Wire rope grades refer to their strength. The three main grades, listed from most durable to least, are: improved plow steel, mild plow steel and plow steel. The strongest grade of wire rope, improved plow steel, is also the least pliable. The least strong, plow steel, is the most pliable.
The three main types of wire comprising wire rope are: bright wire, galvanized wire and stainless steel wire. Bright wire composed of uncoated high-carbon steel is the most common. Galvanized wire is coated in zinc to add enhanced corrosion resistance. Stainless steel wire offers the highest corrosion resistance.
Wire rope strand construction refers to the size of the individual wires comprising the rope. Large diameter wires better resist abrasion while smaller diameter wires are more flexible. The four most common types of wire rope strand construction are: ordinary, scale, filler and Warrington. Ordinary strand rope contains wires that are all of uniform size. Scale rope contains wires with a larger diameter on the outside and smaller diameter on the inside, closer to the core. Warrington rope contains alternating large and small wires for a combination of flexibility and abrasion resistance. In filler rope, smaller wires fill in the gaps between the larger wires.
Wire rope cores support the strands coiled around them. The three types of wire rope cores are: fiber, wire strand and independent wire rope. Fiber is the most flexible and may include materials like paper, plastic, sisal or manila. Wire strand cores are more heat resistant and about 15 percent stronger than fiber cores, but less flexible. The strongest and most heat resistant is independent wire rope, which has a separate wire rope laid over the main strands.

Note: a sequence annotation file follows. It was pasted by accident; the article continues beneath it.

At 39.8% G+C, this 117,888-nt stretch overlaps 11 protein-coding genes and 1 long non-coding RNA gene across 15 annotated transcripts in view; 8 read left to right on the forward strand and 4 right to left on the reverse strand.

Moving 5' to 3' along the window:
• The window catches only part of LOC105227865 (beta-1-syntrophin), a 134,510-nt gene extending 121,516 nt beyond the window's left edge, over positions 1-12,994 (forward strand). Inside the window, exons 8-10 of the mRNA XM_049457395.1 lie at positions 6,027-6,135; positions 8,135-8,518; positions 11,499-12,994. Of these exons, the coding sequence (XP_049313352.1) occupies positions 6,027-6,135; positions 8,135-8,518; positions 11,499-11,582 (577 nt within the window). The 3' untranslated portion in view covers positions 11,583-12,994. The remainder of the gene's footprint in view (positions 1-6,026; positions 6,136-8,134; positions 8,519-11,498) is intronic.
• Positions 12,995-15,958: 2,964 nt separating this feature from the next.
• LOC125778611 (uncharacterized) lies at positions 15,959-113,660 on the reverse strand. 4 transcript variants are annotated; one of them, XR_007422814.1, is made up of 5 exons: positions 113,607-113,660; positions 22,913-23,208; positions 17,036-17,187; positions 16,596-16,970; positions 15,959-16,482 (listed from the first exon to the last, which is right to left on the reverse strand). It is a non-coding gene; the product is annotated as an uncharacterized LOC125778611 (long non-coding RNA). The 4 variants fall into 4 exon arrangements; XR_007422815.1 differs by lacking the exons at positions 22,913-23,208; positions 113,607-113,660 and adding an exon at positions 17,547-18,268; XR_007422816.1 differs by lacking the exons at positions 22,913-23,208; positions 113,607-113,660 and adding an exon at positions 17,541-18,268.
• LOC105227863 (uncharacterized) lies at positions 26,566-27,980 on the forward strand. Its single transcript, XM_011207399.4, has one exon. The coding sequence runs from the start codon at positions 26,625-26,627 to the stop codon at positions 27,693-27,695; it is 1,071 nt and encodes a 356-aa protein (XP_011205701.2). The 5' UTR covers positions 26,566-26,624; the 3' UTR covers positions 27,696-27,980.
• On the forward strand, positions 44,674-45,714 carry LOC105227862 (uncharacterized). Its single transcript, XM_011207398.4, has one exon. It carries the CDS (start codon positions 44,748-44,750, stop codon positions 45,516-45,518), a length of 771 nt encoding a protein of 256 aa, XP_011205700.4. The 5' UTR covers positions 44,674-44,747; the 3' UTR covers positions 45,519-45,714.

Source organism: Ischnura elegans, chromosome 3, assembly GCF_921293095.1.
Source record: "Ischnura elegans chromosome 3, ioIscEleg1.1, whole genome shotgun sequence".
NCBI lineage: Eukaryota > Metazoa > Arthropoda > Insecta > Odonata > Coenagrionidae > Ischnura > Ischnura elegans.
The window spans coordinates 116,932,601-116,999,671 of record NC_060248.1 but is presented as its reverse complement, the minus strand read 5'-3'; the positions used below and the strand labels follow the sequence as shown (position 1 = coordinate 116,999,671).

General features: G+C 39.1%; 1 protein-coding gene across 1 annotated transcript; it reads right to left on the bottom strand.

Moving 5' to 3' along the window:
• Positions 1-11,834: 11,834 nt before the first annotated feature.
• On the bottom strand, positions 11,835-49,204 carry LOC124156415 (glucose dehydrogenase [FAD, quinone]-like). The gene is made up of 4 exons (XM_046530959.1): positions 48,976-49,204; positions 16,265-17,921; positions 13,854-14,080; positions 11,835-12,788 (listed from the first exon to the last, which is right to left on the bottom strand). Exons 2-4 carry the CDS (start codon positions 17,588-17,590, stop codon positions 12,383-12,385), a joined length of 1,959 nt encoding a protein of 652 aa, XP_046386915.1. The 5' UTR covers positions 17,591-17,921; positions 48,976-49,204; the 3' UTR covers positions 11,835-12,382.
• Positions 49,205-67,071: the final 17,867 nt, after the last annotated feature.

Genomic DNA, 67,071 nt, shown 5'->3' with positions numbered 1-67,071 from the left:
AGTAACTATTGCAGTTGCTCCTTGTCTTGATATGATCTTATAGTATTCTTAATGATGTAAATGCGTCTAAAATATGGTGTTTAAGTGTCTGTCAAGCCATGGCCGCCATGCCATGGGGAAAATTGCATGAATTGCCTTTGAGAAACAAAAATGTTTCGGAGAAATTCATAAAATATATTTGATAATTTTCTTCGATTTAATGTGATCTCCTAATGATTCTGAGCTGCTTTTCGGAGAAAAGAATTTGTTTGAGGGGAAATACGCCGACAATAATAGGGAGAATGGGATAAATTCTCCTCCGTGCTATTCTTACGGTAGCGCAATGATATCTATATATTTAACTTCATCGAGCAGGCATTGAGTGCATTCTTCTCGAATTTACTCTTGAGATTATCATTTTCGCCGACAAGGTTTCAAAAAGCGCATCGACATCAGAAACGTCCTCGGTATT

The lay of wire rope represents the directions in which the wires twist in each strand and in which the strands lay around the core. The five types of wire rope lays are: right and left regular lay, right and left lang lay and reverse lay. In regular lay, the strands all lay to the left while the differentiation of right and left refers to the direction of the wires in the strand. In lang lay, the strands and wires run in the same direction, with right and left delineations indicating that direction. In reverse lay, the strands all lay to the right while their wires alternate direction from one strand to the next.
Engineers classify wire rope by the number of strands set around the core and the number of wires in each strand. Most wire rope consists of six strands. The most common wire counts within each strand are 37, 24, 19, 12, seven or six. The two most predominant types of wire rope are six by 37 and six by 19, meaning six strands consists of 37 or 19 wires each.